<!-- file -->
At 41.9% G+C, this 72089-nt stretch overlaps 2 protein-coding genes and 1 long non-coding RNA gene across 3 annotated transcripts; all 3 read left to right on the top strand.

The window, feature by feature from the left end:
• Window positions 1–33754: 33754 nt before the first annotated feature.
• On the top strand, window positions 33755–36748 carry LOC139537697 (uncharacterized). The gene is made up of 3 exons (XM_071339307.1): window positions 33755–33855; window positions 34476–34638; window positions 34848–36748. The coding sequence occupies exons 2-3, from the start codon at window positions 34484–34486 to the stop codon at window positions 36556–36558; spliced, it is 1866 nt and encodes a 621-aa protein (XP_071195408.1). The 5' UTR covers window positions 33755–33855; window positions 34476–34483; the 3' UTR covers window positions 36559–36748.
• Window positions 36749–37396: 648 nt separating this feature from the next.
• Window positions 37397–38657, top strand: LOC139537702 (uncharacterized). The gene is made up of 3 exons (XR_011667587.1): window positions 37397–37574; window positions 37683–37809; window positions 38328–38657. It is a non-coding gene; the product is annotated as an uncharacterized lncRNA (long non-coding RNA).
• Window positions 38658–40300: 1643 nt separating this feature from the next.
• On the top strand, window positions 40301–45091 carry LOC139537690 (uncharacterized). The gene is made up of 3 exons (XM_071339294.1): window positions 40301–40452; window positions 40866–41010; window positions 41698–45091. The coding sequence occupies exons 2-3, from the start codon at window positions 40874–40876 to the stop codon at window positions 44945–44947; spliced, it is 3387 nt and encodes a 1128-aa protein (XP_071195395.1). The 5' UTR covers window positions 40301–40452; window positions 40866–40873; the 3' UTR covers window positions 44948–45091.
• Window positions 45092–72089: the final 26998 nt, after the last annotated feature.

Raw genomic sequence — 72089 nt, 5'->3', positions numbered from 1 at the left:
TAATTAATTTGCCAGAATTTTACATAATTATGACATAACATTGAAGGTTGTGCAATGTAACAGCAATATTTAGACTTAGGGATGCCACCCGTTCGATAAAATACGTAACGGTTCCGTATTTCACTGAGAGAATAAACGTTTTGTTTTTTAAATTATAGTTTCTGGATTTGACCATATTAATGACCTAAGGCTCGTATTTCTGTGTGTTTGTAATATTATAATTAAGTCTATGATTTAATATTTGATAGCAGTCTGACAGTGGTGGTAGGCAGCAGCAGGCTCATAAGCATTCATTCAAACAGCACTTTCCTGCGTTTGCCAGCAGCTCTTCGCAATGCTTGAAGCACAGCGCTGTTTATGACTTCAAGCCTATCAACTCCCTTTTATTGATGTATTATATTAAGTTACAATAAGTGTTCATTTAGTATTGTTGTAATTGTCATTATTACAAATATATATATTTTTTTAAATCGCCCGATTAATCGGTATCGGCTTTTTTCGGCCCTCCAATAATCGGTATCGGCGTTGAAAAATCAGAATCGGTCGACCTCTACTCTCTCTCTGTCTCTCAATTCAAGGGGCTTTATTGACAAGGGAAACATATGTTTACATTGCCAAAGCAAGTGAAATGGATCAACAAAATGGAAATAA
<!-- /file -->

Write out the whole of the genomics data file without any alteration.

At 41.9% G+C, this 72089-nt stretch overlaps 2 protein-coding genes and 1 long non-coding RNA gene across 3 annotated transcripts; all 3 read left to right on the top strand.

The window, feature by feature from the left end:
• Window positions 1–33754: 33754 nt before the first annotated feature.
• On the top strand, window positions 33755–36748 carry LOC139537697 (uncharacterized). The gene is made up of 3 exons (XM_071339307.1): window positions 33755–33855; window positions 34476–34638; window positions 34848–36748. The coding sequence occupies exons 2-3, from the start codon at window positions 34484–34486 to the stop codon at window positions 36556–36558; spliced, it is 1866 nt and encodes a 621-aa protein (XP_071195408.1). The 5' UTR covers window positions 33755–33855; window positions 34476–34483; the 3' UTR covers window positions 36559–36748.
• Window positions 36749–37396: 648 nt separating this feature from the next.
• Window positions 37397–38657, top strand: LOC139537702 (uncharacterized). The gene is made up of 3 exons (XR_011667587.1): window positions 37397–37574; window positions 37683–37809; window positions 38328–38657. It is a non-coding gene; the product is annotated as an uncharacterized lncRNA (long non-coding RNA).
• Window positions 38658–40300: 1643 nt separating this feature from the next.
• On the top strand, window positions 40301–45091 carry LOC139537690 (uncharacterized). The gene is made up of 3 exons (XM_071339294.1): window positions 40301–40452; window positions 40866–41010; window positions 41698–45091. The coding sequence occupies exons 2-3, from the start codon at window positions 40874–40876 to the stop codon at window positions 44945–44947; spliced, it is 3387 nt and encodes a 1128-aa protein (XP_071195395.1). The 5' UTR covers window positions 40301–40452; window positions 40866–40873; the 3' UTR covers window positions 44948–45091.
• Window positions 45092–72089: the final 26998 nt, after the last annotated feature.

Raw genomic sequence — 72089 nt, 5'->3', positions numbered from 1 at the left:
TAATTAATTTGCCAGAATTTTACATAATTATGACATAACATTGAAGGTTGTGCAATGTAACAGCAATATTTAGACTTAGGGATGCCACCCGTTCGATAAAATACGTAACGGTTCCGTATTTCACTGAGAGAATAAACGTTTTGTTTTTTAAATTATAGTTTCTGGATTTGACCATATTAATGACCTAAGGCTCGTATTTCTGTGTGTTTGTAATATTATAATTAAGTCTATGATTTAATATTTGATAGCAGTCTGACAGTGGTGGTAGGCAGCAGCAGGCTCATAAGCATTCATTCAAACAGCACTTTCCTGCGTTTGCCAGCAGCTCTTCGCAATGCTTGAAGCACAGCGCTGTTTATGACTTCAAGCCTATCAACTCCCTTTTATTGATGTATTATATTAAGTTACAATAAGTGTTCATTTAGTATTGTTGTAATTGTCATTATTACAAATATATATATTTTTTTAAATCGCCCGATTAATCGGTATCGGCTTTTTTCGGCCCTCCAATAATCGGTATCGGCGTTGAAAAATCAGAATCGGTCGACCTCTACTCTCTCTCTGTCTCTCAATTCAAGGGGCTTTATTGACAAGGGAAACATATGTTTACATTGCCAAAGCAAGTGAAATGGATCAACAAAATGGAAATAA